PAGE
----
This book offers a lantern of multiple colors, shades and textures with which to find the magic in the darkness of the Black Medusa, the racialized and feminized that is the negated underside of patriarchal capitalist-coloniality and much ‘revolutionary’ thought and practice.
Through the chapters it allows an unfolding to deeper layers through which we can foreground our homecoming to our selves and communities, and like this recover our inner sovereignty. This is the ground out of which our struggles for outer sovereignty and self-determination are held. This ensures that in the name of liberation we do not reproduce the alienation, death and dehumanization co-constitutive of our current society.
The maps illuminated, the pathways suggested and the steps shared offer a multi-dimensional set of revolutionary practices and strategies, open possibilities of decolonizing and feminized enfleshed thought and suggest multiple grounds of epistemological becoming with which to weave our healing liberations.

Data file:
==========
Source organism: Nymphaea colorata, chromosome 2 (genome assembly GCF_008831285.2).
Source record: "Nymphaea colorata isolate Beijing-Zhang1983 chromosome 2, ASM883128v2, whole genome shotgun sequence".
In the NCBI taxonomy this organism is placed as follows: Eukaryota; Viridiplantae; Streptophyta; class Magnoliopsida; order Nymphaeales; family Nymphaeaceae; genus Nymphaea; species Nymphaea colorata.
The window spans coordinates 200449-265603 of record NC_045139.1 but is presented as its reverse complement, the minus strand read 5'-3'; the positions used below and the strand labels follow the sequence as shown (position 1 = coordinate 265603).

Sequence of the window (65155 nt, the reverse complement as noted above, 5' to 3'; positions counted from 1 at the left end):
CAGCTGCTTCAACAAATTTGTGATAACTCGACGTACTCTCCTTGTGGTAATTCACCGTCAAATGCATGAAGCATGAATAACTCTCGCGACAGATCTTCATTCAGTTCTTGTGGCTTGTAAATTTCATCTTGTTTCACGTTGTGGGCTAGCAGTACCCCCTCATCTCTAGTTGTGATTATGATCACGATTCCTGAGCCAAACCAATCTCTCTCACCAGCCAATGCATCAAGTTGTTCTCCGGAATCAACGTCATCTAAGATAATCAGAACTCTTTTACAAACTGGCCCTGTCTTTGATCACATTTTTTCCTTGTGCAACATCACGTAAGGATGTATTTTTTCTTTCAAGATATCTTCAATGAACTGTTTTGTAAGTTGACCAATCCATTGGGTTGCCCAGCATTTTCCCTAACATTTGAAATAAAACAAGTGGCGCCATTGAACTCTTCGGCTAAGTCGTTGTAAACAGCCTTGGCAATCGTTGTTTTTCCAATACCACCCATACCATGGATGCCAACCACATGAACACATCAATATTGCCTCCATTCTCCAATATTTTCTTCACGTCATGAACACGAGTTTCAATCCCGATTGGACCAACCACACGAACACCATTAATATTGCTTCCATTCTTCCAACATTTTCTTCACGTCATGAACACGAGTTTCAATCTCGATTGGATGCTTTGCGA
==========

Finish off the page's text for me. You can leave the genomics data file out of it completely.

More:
Roberto Sirvent is Professor of Political and Social Ethics at Hope International University in Fullerton, CA. He also serves as the Outreach and Mentoring Coordinator for the Political Theology Network. He is co-author, with fellow BAR contributor Danny Haiphong, of the new book, American Exceptionalism and American Innocence: A People’s History of Fake News—From the Revolutionary War to the War on Terror.